Teddy Bear, Teddy Bear.............

Saturday, September 27, 2014

Saturday Mystery Clue #3

 Here is the clue for Saturday's Mystery.....

If you're working on this one, it is the smaller one of the two I have going right now.  I have not seen someone make HSTs like this, find it interesting, but wasteful on the fabric.  I will do mine with 2-1/2inch strips and cut triangles. I hope all the pics post at the bottom.
Two parts to today’s clue – First, some half square triangles and then some flying geese.

You will be making twenty-four 2-1/2” half square triangle blocks. For this, I always use a cut-away method I adapted from something I found on the internet. It was posted by Rhonda. Don’t know if this is the Rhonda from our quilting board, but if so, thank you for your tutorial. If you have trouble making perfect 2-1/2’’ blocks, you definitely don’t want to use the traditional method! And I am one of those people – remember, last week I called myself an imperfect quilter with the traditional method of half sq. triangles.

So, to begin Using this cut-away method and looking at the pictures, with fabrics C and D: Cut a 3’’ wide strip WOF of each of these two fabrics. Place right sides together, and sew ¼’’ seam along the long side. PRESS THE SEAMS OPEN. This eliminates bulk and makes your template lay flat on the fabric. Using your 2-1/2” template, cut blocks from this strip that will measure a perfect 2-1/2”. You don’t have to leave a lot of space between the block. I think I got 11 from the strip. Take the straight edges of the leftover pieces, sew them together and press seams open, and cut more 2-1/’’ blocks, as shown in 2nd picture. Since you need a total of 24 blocks, use some of the leftover from clue 2. Seam pieces together, press seam open and cut enough to give you a total of 24 half square triangle 2-1/2” blocks.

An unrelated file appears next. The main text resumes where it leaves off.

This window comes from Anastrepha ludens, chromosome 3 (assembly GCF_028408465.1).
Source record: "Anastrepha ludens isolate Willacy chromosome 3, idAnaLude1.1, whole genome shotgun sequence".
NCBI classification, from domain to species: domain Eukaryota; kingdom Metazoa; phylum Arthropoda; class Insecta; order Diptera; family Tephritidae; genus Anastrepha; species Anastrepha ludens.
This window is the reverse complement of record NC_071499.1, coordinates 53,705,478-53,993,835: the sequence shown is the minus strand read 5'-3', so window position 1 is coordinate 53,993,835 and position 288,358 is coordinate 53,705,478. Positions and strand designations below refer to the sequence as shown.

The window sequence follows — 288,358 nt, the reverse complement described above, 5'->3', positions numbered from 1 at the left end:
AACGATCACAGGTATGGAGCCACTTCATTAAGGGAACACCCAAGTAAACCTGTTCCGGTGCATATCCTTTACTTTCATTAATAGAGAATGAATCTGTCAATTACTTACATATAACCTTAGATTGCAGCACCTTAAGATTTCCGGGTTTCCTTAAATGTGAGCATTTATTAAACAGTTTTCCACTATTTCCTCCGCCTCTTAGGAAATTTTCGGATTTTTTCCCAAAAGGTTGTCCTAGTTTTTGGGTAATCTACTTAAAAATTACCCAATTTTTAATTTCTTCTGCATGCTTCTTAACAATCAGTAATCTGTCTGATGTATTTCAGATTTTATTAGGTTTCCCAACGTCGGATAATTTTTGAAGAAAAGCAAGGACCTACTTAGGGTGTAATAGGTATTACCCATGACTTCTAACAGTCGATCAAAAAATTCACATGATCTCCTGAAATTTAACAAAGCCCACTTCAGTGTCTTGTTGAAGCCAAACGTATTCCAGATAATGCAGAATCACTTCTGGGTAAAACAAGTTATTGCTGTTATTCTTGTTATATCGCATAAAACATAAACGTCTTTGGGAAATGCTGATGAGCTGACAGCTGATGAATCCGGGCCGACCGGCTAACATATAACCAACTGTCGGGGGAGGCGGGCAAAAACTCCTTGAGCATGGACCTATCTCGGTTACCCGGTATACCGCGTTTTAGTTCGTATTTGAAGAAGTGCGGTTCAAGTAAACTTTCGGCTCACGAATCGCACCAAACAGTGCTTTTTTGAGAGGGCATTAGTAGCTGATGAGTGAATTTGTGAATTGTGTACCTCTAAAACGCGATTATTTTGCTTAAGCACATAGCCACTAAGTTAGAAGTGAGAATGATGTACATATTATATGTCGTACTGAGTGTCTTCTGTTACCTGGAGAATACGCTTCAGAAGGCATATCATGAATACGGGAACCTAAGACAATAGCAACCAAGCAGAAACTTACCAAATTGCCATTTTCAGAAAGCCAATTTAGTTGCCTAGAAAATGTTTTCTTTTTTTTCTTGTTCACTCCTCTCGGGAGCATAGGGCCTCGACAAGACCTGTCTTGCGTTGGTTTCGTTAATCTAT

Now for some flying geese. I overcut by a bit so that I can square up my block. As you can see from the 3rd picture there is a bit extra in the B fabric. If your geese come out perfect, and you don’t need that little bit, cut the B fabric 2-1/2’’ wide. From fabric B, I cut a total of 5 WOF at 2-3/4” wide.

If using my oversized method: Cut 24 pieces that measure 2-3/4’’ square and 24 pieces that measure 2-3/4’’ x 4-1/2’’. Or you will be using the traditional method with 2-1/2’’ strips and have 24 of the 2-1/2’’ squares and 24 of the 2-1/2 by 4-1/2’’ rectangles.

From fabric A cut 3 WOF at 2-1/2’’ and cut into 48 squares. Mark a diagonal line on the wrong side of the fabric. Place A square on the B rectangle as shown and sew. Bring point of A to meet other point and press. This will assure accuracy in the bottom edge of the geese. Trim and repeat for other side. ALWAYS place the A squares in the same position, so the top points of the geese are at the top, the edge that will be trimmed off. Sew a fraction away from your line, the fraction being on the side closest to the lower left corner of your block. Bring the corner of the A fabric to meet the corner of the block, press and trim. If you press and trim, you won’t have an incorrect block. Repeat with other side with another A block. there will be 24 of these geese setions.

MARKING HINT: if the fabric I am marking is light enough, I just use a pencil, but with dark fabrics, I like to use a chalk wheel with a piece of template plastic to quide. This does not make a heavy mark, like a chalk pencil, but makes just a thin line, and using the thin plastic allows you to get the wheel close to the plastic to get an accurate line.

A MUST in making these blocks is accurate 1/4'' seams. Using the C-D 4-1/2'' squares make 4-1/2' squares. There will be 6 of them. flying geese, press and trim. You will have 6 of these blocks that will measure 8-1/2'' square..
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